Assad Should Step Down to Bring Peace to Syria


Brandon Martinez / Non-Aligned Media

The cultist dogma of people obsessed with Syria’s civil war is something to behold. If you don’t worship Assad like a demigod you’re ‘pro-terrorist,’ and if you don’t hate Assad and explicitly call for his forceful overthrow you’re said to be ‘complicit in his crimes.’

This kind of black-and-white thinking is what leads to war in the first place. When groups of people cannot work out their differences amicably through debate and dialogue, conflict inevitably arises. The pro-Assad Syrians (and their assorted sycophants from abroad) are just as guilty of this one-dimensional thinking as those armed opponents of the regime and their supporters.

The only way I see peace playing out in Syria is if Assad steps down and allows someone from the non-armed opposition a chance to lead. The civil war has markedly polarized opinions within Syria and abroad either for or against Assad. It doesn’t appear that those opponents of Assad will be satisfied with anything other than his complete dismissal, whereas Assad’s supporters won’t be content with anything less than Assad rule for the foreseeable future. This situation is not a recipe for peace.

Anyone with a sane mind wants to see peace in Syria, and a return to normal life for all Syrians. But how is this possible when we have two sides mutually committed to each others’ destruction who have brainwashed teems of people to harbor implacable hatred for the other side?

Two things need to happen for peace to prevail:

1) The rebels and insurgents need to lay down their arms. So long as there is armed opposition operating on Syrian land, peace isn’t viable, and conflicts will inevitably flare up.

2) Assad needs to step down. As mentioned above, the civil war has so thoroughly polarized opinions both for and against Assad, that the only way these two opposing camps can get along is if they come to a compromise. That compromise is Assad’s departure from politics. He’s a doctor by trade, he doesn’t need to rule forever. Forty-six consecutive years of one-family rule in Syria has obviously brewed significant resentment among certain classes and sectors of the population, the remedy for which is a change in leadership.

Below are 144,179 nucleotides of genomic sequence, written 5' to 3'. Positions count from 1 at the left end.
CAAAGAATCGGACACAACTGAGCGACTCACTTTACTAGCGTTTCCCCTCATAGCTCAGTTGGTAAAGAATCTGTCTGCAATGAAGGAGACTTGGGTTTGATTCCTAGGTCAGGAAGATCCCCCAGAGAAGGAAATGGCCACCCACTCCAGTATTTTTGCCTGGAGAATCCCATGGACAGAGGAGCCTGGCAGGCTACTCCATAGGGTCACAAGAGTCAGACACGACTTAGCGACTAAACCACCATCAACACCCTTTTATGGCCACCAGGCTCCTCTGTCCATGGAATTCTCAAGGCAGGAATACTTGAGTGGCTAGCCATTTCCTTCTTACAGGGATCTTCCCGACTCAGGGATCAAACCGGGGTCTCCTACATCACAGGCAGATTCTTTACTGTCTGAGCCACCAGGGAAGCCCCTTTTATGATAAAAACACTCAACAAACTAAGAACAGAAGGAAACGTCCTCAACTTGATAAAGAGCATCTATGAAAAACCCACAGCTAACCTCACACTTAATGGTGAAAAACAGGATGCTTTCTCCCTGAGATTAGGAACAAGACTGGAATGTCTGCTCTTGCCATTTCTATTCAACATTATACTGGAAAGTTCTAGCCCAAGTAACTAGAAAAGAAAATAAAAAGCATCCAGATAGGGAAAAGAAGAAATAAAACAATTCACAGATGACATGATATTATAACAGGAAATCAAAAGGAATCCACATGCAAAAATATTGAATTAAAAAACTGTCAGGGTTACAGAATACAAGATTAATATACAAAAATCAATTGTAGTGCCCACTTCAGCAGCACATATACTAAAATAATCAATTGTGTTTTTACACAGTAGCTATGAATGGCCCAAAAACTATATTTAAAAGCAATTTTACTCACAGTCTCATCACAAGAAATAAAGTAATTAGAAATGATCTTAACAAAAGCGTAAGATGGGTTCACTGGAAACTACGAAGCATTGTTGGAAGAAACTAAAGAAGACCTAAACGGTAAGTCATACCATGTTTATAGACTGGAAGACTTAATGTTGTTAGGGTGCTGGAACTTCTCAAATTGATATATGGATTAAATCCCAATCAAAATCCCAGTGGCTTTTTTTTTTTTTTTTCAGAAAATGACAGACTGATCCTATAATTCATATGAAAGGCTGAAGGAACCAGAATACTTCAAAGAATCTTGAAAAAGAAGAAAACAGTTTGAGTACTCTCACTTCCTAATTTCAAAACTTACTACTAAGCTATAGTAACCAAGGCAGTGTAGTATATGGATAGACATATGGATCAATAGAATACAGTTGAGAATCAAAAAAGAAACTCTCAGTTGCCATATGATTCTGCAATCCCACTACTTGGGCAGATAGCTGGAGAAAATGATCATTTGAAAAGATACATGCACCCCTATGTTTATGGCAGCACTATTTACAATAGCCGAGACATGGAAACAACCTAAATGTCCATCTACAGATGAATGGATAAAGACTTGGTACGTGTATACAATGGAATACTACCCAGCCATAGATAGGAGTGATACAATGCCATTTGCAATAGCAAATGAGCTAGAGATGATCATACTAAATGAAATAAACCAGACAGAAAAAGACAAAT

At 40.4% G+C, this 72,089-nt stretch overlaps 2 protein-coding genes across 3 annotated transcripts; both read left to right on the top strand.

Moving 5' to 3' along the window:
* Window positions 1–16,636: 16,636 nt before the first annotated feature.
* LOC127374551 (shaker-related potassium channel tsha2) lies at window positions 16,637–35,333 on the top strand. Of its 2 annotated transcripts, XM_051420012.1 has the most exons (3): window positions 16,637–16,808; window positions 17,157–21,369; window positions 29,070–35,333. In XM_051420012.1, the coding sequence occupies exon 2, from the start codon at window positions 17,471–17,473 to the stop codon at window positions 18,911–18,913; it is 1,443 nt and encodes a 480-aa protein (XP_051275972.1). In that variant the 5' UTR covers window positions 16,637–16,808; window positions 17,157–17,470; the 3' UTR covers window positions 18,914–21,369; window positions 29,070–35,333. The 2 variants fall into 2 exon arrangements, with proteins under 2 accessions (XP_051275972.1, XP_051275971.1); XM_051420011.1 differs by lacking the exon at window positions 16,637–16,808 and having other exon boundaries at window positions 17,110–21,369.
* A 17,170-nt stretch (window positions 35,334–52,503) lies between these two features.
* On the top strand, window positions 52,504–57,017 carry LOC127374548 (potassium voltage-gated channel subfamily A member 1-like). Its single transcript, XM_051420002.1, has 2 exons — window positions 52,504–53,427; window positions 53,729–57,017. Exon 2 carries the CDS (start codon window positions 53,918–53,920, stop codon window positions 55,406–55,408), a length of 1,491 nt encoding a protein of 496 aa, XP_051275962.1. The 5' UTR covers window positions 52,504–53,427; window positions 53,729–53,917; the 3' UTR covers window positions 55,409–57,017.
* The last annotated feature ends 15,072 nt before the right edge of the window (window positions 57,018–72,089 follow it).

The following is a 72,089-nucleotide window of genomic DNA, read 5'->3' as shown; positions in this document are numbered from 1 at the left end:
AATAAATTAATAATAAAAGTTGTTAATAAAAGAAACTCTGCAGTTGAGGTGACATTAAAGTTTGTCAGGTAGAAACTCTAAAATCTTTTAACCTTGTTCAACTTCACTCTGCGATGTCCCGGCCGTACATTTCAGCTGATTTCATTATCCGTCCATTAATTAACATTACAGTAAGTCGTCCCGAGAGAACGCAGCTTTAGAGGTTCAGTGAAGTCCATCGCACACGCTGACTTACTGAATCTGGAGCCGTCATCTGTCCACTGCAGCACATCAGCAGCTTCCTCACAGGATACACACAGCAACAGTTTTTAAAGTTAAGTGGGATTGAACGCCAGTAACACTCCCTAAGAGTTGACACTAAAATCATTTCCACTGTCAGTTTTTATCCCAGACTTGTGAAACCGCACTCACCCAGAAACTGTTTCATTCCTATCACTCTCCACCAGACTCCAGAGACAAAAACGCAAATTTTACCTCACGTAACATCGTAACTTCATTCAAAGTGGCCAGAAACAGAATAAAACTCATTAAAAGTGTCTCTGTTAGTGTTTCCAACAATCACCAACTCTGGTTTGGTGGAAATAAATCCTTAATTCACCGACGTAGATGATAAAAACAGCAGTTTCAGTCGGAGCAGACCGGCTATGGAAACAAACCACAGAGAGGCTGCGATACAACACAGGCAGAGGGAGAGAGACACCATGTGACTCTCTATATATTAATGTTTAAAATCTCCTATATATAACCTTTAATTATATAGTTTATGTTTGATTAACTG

Who should replace Assad?

Syria’s second largest political party next to the Baathists is the Syrian Social Nationalist Party, which is also prominent in Lebanon. Members of that party have been part of Syria’s non-armed political opposition for decades. Someone from this party would be a prime candidate to succeed Assad and help stabilize the country. This process of change should be worked out exclusively by Syrians and not the foreign interests (on both sides) currently invested in the war.

Like Gaddafi had done, the Syrian government is going to have to implement certain clemency programs to incentivize armed insurgents to put down their weapons. If they don’t do this, there is no telling when the bloodshed will stop – it may continue on for another five or ten years, as we’ve seen in other civil conflicts in Lebanon, Algeria, the Congo, etc.

Under no circumstances can the present leadership of armed groups in Syria get a seat at the table of governance. They have proven already that their idea of “government” is effectively a gang-land fiefdom where anyone who disobeys their primitive edicts is ruthlessly killed. Assad’s regime may be guilty of this as well to a certain extent, but nowhere near the level of depravity demonstrated by groups like Al-Nusra and ISIS who, for all intents and purposes, seek to resurrect barbarian rule from the 7th century.

Some will say Assad’s departure is ‘capitulation’ to those foreign powers that have championed his ouster, but bringing peace to Syria is far more important than pride. An Assad replacement from the Syrian Social Nationalist Party is not a win for those powers (chiefly the United States, Israel and Saudi Arabia), rather it is the opposite. Syrians achieve peace, and have an independent leader not in the pocket of foreign powers.

Of course, there is no guarantee the war will end if Assad is replaced, and insofar as many of the rebels are Sharia-loving theocratic zealots who believe everyone and their mother-in-law is a subhuman “Kafir,” they cannot be reasoned with and must be defeated militarily. But I believe Assad’s retirement will be a significant step towards peace if the ‘Assad card’ is taken away from the foreign backers of this war, whose weapons and cash have helped irrigate Syria with the blood of countless innocents.

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